5 comments:

Don Monroe said...

It's actually harder than you might think to distinguish between a surface charge and a polarization. The net charge distribution, coarse-grained over many unit cells, looks like a surface charge in both cases. Within a unit cell, it's not always easy to decide whether a particular bit of excess charge came from the the right or the left, which is what you need to know to define the polarization.

I encountered this issue in writing a story on the polarization of ice. It turns out to be quite tricky to determine how much of ice's high dc dielectric constant should be assigned to polarization of individual water molecules and how much to collective motions of many molecules. The reason is that, in this highly hydrogen-bonded solid, there is not clear way to isolate a particular water molecule.

By the way, Raffaele Resta, whose 2000 paper you cite, was a co-author of the PRL my story was about. He and David Vanderbilt have also written a comprehensive book chapter on this subject.

Doug Natelson said...

Great comment, Don. I understand your point, and thanks for the links.

After reading Resta's paper, I was wondering if this bulk polarization vs. surface charge business was analogous to some of the definitions of solid vs. liquid. Take a volume of material and apply a shear stress to the top surface. A solid will develop a uniform shear strain throughout itself (analogous in my feeble brain to the uniform volume polarization). A liquid can't support uniform shear strain, so the surface acquires a velocity. This analogy is rather poor, though, since shear here is in the plane of the surface, while polarization is basically normal to the surface in the dielectric problem.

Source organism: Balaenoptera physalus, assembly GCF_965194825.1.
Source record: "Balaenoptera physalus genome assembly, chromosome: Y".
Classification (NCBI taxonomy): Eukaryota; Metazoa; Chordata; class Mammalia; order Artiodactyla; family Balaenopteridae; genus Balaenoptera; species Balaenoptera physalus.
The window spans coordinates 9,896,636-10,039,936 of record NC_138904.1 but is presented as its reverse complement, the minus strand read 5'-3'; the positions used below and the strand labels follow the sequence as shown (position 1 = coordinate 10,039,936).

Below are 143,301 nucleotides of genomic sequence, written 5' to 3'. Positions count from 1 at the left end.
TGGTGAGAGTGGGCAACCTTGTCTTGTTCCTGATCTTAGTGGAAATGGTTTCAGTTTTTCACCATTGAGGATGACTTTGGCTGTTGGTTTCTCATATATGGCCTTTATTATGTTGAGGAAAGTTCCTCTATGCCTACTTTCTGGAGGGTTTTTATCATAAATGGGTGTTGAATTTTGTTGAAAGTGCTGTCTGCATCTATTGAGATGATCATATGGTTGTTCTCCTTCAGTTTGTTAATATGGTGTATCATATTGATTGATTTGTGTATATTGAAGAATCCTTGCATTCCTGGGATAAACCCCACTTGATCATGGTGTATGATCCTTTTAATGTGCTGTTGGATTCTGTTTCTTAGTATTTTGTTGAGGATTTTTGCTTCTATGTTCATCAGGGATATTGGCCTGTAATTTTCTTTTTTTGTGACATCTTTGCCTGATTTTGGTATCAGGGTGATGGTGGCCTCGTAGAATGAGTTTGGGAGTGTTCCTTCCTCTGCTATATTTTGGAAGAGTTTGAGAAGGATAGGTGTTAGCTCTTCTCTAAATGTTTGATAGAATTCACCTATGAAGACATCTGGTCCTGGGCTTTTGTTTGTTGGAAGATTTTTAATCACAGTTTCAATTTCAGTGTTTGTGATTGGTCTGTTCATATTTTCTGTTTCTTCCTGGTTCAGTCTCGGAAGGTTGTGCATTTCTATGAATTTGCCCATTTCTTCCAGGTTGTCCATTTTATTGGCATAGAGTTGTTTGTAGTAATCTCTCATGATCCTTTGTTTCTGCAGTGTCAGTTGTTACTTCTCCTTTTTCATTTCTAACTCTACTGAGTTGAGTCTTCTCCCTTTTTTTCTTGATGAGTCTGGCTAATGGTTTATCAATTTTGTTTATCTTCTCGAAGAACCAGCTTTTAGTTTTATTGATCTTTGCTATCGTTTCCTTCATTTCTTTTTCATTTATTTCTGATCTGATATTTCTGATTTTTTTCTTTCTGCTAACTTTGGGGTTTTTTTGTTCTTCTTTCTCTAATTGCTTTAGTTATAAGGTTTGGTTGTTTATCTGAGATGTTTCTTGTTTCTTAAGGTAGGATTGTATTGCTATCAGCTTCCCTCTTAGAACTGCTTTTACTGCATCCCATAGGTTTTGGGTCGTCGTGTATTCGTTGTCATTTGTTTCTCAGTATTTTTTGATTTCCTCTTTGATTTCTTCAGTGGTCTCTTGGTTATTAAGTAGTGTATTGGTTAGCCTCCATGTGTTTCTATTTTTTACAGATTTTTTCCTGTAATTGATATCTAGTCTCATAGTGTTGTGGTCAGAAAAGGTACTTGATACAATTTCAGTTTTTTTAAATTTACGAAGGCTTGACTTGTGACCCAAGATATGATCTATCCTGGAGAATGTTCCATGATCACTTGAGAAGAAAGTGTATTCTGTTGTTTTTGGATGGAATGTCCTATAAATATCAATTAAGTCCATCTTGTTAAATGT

Anonymous said...

are you going to have a discussion of semi-metals too?

tg said...

1. I was wondering how would one distinguish metal from a superconductor within the approach mentioned in Resta's paper??

I am aware of a slightly different approach (also related to Kohn's idea) which does that (again) using only ground state wave-fn. This involves looking at current-current correlations with different limits of freq./wave-vector going is zero. For example, see
the paper by Scalapino et al, Phys. Rev. B 47, 7995 - 8007 (1993). So is there a simple extension of Resta's paper to encompass superconductors too?

2. Regd. 'non-Fermi' metals you wrote that "they must somehow involve collective excitations of many correlated electrons, and may not have easily intuitive quantum numbers". Come to think of it, aren't there theoretical predictions of non-Fermi metals which could involve strongly correlated *bosons* instead ('Bose metals')?